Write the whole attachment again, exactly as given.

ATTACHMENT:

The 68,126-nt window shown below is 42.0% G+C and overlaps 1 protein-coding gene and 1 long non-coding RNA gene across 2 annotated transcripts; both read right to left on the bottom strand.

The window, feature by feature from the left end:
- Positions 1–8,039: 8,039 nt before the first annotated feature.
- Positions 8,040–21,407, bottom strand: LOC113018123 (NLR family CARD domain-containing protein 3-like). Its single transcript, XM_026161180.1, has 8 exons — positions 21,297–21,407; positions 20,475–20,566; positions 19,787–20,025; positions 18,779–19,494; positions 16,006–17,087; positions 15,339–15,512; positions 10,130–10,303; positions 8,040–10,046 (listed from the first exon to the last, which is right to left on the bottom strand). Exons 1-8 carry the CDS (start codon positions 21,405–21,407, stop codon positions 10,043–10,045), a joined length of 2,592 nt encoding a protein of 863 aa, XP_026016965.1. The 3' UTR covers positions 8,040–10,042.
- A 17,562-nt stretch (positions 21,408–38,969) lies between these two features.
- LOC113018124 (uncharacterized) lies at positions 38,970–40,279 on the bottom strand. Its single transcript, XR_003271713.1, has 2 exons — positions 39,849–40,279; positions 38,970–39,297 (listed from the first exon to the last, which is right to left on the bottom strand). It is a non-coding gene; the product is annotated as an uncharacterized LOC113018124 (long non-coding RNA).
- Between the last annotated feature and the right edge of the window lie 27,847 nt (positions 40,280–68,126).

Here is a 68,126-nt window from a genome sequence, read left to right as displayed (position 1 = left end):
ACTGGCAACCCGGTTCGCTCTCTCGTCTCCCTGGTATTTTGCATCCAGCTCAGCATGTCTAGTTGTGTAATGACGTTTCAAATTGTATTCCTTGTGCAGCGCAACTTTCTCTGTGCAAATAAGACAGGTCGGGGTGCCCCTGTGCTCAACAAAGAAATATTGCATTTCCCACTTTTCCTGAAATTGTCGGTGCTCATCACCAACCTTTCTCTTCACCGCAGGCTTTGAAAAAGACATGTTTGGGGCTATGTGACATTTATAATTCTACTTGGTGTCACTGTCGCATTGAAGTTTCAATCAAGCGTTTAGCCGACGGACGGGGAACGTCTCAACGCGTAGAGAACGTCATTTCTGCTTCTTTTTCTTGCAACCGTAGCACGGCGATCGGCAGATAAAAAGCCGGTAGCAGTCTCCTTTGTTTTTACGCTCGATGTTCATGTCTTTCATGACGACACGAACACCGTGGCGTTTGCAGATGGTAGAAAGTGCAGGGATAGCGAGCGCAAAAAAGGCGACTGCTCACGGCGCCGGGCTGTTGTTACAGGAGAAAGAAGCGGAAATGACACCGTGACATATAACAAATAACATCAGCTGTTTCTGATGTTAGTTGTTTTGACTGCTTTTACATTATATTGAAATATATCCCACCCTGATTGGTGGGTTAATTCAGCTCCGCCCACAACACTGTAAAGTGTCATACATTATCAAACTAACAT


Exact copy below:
The 68,126-nt window shown below is 42.0% G+C and overlaps 1 protein-coding gene and 1 long non-coding RNA gene across 2 annotated transcripts; both read right to left on the bottom strand.

The window, feature by feature from the left end:
- Positions 1–8,039: 8,039 nt before the first annotated feature.
- Positions 8,040–21,407, bottom strand: LOC113018123 (NLR family CARD domain-containing protein 3-like). Its single transcript, XM_026161180.1, has 8 exons — positions 21,297–21,407; positions 20,475–20,566; positions 19,787–20,025; positions 18,779–19,494; positions 16,006–17,087; positions 15,339–15,512; positions 10,130–10,303; positions 8,040–10,046 (listed from the first exon to the last, which is right to left on the bottom strand). Exons 1-8 carry the CDS (start codon positions 21,405–21,407, stop codon positions 10,043–10,045), a joined length of 2,592 nt encoding a protein of 863 aa, XP_026016965.1. The 3' UTR covers positions 8,040–10,042.
- A 17,562-nt stretch (positions 21,408–38,969) lies between these two features.
- LOC113018124 (uncharacterized) lies at positions 38,970–40,279 on the bottom strand. Its single transcript, XR_003271713.1, has 2 exons — positions 39,849–40,279; positions 38,970–39,297 (listed from the first exon to the last, which is right to left on the bottom strand). It is a non-coding gene; the product is annotated as an uncharacterized LOC113018124 (long non-coding RNA).
- Between the last annotated feature and the right edge of the window lie 27,847 nt (positions 40,280–68,126).

Here is a 68,126-nt window from a genome sequence, read left to right as displayed (position 1 = left end):
ACTGGCAACCCGGTTCGCTCTCTCGTCTCCCTGGTATTTTGCATCCAGCTCAGCATGTCTAGTTGTGTAATGACGTTTCAAATTGTATTCCTTGTGCAGCGCAACTTTCTCTGTGCAAATAAGACAGGTCGGGGTGCCCCTGTGCTCAACAAAGAAATATTGCATTTCCCACTTTTCCTGAAATTGTCGGTGCTCATCACCAACCTTTCTCTTCACCGCAGGCTTTGAAAAAGACATGTTTGGGGCTATGTGACATTTATAATTCTACTTGGTGTCACTGTCGCATTGAAGTTTCAATCAAGCGTTTAGCCGACGGACGGGGAACGTCTCAACGCGTAGAGAACGTCATTTCTGCTTCTTTTTCTTGCAACCGTAGCACGGCGATCGGCAGATAAAAAGCCGGTAGCAGTCTCCTTTGTTTTTACGCTCGATGTTCATGTCTTTCATGACGACACGAACACCGTGGCGTTTGCAGATGGTAGAAAGTGCAGGGATAGCGAGCGCAAAAAAGGCGACTGCTCACGGCGCCGGGCTGTTGTTACAGGAGAAAGAAGCGGAAATGACACCGTGACATATAACAAATAACATCAGCTGTTTCTGATGTTAGTTGTTTTGACTGCTTTTACATTATATTGAAATATATCCCACCCTGATTGGTGGGTTAATTCAGCTCCGCCCACAACACTGTAAAGTGTCATACATTATCAAACTAACAT